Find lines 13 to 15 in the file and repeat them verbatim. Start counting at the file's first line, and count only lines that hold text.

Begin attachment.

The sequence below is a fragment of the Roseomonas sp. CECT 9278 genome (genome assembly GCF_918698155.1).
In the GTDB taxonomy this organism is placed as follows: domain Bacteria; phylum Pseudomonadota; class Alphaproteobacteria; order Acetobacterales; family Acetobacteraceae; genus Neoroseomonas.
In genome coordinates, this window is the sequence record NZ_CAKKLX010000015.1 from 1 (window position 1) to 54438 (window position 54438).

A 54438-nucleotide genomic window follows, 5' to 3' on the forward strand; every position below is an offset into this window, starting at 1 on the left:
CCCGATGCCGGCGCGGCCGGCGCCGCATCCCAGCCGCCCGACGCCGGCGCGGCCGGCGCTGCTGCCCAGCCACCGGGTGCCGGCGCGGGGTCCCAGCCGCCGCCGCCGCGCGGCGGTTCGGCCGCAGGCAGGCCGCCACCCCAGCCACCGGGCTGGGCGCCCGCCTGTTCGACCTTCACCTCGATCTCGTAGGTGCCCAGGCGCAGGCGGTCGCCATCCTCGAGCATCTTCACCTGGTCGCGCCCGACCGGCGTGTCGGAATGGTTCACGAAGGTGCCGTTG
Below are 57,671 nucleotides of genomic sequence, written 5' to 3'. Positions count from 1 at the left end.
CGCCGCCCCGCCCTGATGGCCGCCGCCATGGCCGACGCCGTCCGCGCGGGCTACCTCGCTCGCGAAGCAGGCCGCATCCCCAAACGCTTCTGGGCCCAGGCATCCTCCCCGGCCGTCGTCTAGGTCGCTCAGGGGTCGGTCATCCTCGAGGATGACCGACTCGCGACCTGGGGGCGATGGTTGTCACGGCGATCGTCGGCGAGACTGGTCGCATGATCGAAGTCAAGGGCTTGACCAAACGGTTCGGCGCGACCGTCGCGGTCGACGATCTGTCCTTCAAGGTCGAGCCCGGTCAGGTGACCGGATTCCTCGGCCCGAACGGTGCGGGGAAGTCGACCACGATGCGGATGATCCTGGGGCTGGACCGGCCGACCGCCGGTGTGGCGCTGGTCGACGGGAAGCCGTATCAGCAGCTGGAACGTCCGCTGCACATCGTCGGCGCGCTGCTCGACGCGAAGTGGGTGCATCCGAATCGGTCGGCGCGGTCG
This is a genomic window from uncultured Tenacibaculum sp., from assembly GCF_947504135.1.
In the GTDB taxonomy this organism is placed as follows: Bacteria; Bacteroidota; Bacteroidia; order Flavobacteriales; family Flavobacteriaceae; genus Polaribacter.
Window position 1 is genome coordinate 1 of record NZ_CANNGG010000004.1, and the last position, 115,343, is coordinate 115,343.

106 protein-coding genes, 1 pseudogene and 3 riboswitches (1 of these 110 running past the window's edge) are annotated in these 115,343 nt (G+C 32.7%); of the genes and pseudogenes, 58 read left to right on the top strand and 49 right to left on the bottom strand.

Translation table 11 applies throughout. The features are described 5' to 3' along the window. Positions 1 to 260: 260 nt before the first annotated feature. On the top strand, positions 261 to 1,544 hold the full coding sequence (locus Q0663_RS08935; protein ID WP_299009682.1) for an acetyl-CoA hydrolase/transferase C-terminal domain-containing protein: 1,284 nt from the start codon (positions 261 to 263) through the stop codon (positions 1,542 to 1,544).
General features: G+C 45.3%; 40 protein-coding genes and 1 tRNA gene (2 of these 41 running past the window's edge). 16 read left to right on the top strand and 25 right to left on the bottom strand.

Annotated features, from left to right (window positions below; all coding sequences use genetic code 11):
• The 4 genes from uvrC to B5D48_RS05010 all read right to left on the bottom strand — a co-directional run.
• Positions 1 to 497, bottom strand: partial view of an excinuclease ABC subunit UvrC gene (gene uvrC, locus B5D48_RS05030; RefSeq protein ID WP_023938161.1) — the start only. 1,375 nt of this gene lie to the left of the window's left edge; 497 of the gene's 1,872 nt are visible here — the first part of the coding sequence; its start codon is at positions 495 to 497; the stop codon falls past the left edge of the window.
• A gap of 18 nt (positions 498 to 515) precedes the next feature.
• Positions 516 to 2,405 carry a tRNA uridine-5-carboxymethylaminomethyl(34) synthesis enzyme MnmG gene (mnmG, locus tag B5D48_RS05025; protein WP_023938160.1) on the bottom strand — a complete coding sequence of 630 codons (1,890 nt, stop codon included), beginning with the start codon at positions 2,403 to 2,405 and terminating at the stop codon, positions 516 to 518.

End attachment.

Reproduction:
General features: G+C 45.3%; 40 protein-coding genes and 1 tRNA gene (2 of these 41 running past the window's edge). 16 read left to right on the top strand and 25 right to left on the bottom strand.

Annotated features, from left to right (window positions below; all coding sequences use genetic code 11):
• The 4 genes from uvrC to B5D48_RS05010 all read right to left on the bottom strand — a co-directional run.